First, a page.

2016 Certificate: 15

Synopsis

The world can't get enough of hip-hop icon Conner4Real (Andy Samberg). At least that's what he thinks. Unfortunately, his new album sucks and his fans just want him to reform his old boy band The Style Boyz. But as a film crew joins Conner for his not-quite-sellout tour, the extent of his talent, vision and integrity is truly revealed. With fellow Style Boyz Jorma Taccone and Akiva Schaffer joining Samberg on both sides of camera, the stage is set for a star-studded mockumentary that pops the over-inflated balloon of celebrity culture and the music industry. Kanye dig it?

Directors

  • Akiva Schaffer

  • Jorma Taccone

Cast

  • Andy Samberg

  • Jorma Taccone

  • Akiva Schaffer

  • Sarah Silverman

  • Tim Meadows

  • Maya Rudolph

Review

There are plenty of hoots to be had as we hit the road with Conner4Real (Samberg), the pop prat who broke up the pioneering rap trio The Style Boyz to go it solo.

Yet while former bandmate and best friend Owen (Taccone) has stuck by Conner as his loyal DJ, grouchy Lawrence (Schaffer) now lives in quiet disgruntlement on a farm in Colorado.

But nobody cares about them. Or do they? As his second album ConnQuest is released to the sort of reviews people have to scrape off their shoes and his tour barely covers its costs, Conner clearly needs to do something to get his career back on track.

Unfortunately Maya Rudolph's PR nitwit Deborah (aptly pronounced 'Duh'-borer) helps to ensure that every publicity stunt ends in disaster.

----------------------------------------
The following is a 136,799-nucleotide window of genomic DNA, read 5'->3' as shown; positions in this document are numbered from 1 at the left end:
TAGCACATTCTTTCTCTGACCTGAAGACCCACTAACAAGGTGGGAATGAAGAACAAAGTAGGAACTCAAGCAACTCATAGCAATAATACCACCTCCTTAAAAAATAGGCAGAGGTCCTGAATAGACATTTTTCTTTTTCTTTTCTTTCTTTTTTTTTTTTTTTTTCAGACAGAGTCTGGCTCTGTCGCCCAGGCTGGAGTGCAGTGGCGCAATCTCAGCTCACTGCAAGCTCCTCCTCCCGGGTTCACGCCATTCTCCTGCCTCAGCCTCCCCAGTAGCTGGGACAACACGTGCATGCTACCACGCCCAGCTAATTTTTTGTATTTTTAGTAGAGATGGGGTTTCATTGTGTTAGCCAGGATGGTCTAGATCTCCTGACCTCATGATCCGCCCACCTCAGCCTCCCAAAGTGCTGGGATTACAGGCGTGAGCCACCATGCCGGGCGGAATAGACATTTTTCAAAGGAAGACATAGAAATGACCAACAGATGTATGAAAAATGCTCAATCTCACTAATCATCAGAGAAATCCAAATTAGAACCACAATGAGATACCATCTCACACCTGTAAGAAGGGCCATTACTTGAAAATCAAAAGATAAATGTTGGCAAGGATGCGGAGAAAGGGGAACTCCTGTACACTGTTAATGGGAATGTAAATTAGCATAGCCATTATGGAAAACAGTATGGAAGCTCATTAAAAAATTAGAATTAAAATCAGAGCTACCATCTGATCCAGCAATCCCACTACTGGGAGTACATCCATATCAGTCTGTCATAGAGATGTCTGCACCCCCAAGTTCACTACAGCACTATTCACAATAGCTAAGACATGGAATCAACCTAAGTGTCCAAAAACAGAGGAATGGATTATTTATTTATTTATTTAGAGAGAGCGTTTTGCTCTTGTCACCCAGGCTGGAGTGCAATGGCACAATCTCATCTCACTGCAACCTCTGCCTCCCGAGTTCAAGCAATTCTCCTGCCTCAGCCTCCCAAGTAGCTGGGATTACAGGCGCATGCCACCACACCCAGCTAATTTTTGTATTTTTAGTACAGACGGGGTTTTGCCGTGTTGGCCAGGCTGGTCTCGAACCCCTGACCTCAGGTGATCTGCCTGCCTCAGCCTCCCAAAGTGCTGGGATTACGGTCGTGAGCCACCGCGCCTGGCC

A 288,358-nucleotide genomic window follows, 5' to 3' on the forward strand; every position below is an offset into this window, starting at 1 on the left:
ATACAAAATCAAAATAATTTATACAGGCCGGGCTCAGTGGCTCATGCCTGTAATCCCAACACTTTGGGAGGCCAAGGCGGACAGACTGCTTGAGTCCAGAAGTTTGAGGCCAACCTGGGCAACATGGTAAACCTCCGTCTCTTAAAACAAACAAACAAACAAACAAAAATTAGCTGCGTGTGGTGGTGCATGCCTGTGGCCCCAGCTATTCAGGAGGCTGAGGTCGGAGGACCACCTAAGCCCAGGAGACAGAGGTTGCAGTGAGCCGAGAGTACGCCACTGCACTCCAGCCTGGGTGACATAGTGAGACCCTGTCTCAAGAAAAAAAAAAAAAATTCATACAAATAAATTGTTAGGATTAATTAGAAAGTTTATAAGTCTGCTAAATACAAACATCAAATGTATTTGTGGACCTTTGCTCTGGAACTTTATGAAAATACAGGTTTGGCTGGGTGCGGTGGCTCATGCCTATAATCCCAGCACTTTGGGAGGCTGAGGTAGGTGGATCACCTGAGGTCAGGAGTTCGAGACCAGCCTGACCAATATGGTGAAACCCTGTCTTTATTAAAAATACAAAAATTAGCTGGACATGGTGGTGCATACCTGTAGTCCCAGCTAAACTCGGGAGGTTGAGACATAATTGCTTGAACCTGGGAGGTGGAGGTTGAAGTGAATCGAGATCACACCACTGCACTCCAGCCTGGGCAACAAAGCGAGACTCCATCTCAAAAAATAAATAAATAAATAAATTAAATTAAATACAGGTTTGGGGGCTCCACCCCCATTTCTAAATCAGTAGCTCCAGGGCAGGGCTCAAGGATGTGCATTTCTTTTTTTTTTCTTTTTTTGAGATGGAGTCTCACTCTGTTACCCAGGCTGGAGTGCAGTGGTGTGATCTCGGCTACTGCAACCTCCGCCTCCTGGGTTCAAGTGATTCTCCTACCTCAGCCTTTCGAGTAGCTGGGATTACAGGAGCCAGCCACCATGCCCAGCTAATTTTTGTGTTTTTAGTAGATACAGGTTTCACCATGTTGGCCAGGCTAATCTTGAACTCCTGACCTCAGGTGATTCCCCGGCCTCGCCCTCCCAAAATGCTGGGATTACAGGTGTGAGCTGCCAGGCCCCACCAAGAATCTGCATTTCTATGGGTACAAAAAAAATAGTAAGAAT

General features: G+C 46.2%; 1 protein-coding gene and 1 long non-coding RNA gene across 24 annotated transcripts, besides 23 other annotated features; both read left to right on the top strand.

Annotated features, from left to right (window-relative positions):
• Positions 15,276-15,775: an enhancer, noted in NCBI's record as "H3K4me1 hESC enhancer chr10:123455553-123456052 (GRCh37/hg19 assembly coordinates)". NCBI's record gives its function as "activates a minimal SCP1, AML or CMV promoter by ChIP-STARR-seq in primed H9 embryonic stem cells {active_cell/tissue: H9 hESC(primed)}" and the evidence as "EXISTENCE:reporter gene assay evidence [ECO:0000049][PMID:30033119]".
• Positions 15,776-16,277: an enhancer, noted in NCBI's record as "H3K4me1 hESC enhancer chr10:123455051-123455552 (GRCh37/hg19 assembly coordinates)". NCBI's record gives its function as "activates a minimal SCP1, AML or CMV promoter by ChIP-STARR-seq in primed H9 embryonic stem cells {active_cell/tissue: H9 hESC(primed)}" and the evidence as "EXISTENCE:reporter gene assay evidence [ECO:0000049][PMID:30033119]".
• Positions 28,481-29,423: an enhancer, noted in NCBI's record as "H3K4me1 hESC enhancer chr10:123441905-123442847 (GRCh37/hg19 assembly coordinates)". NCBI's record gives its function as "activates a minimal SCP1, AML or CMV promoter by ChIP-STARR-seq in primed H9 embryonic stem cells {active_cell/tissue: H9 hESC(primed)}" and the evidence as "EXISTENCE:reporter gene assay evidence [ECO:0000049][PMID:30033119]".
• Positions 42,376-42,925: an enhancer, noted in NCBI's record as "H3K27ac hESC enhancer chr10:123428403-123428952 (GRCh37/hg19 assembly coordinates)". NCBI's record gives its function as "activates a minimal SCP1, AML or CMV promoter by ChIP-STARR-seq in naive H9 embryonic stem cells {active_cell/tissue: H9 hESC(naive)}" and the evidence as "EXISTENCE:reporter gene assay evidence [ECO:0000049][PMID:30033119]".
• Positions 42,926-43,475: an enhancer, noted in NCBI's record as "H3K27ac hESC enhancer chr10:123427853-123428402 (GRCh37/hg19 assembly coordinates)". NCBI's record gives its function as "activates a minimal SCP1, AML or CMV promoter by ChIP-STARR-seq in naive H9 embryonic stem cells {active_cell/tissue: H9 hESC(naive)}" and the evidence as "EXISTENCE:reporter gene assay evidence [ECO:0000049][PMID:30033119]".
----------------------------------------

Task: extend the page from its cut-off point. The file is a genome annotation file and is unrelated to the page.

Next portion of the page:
A wifi gimmick causes a nationwide blackout. A televised proposal to girlfriend Ashley (Imogen Poots) results in a bloodbath. And worst of the lot, a wardrobe malfunction leaves everyone questioning Conner's manhood.

Still, as an encounter with one autograph hunter proves, few stars are willing to get closer to members of the public...

As the self-inflicted embarrassments pile up, so do the cameos. Whether playing it straight or for laughs, everyone gets into the self-parodying spirit, with Mariah Carey, Pink, Ringo Starr and Simon Cowell just some of the music biz icons getting in on the punchlines.

As embodied by the colossally irritating crew of a TMZ-style newsroom, it also deserves credit for lampooning the tattlers as well as the tattled.

That it eventually runs out of ideas is no surprise - it is, after all, just an SNL sketch writ large. But it's still a cheekily enjoyable swipe at the fickleness of fans, fame and the global gossip machine.

Elliott Noble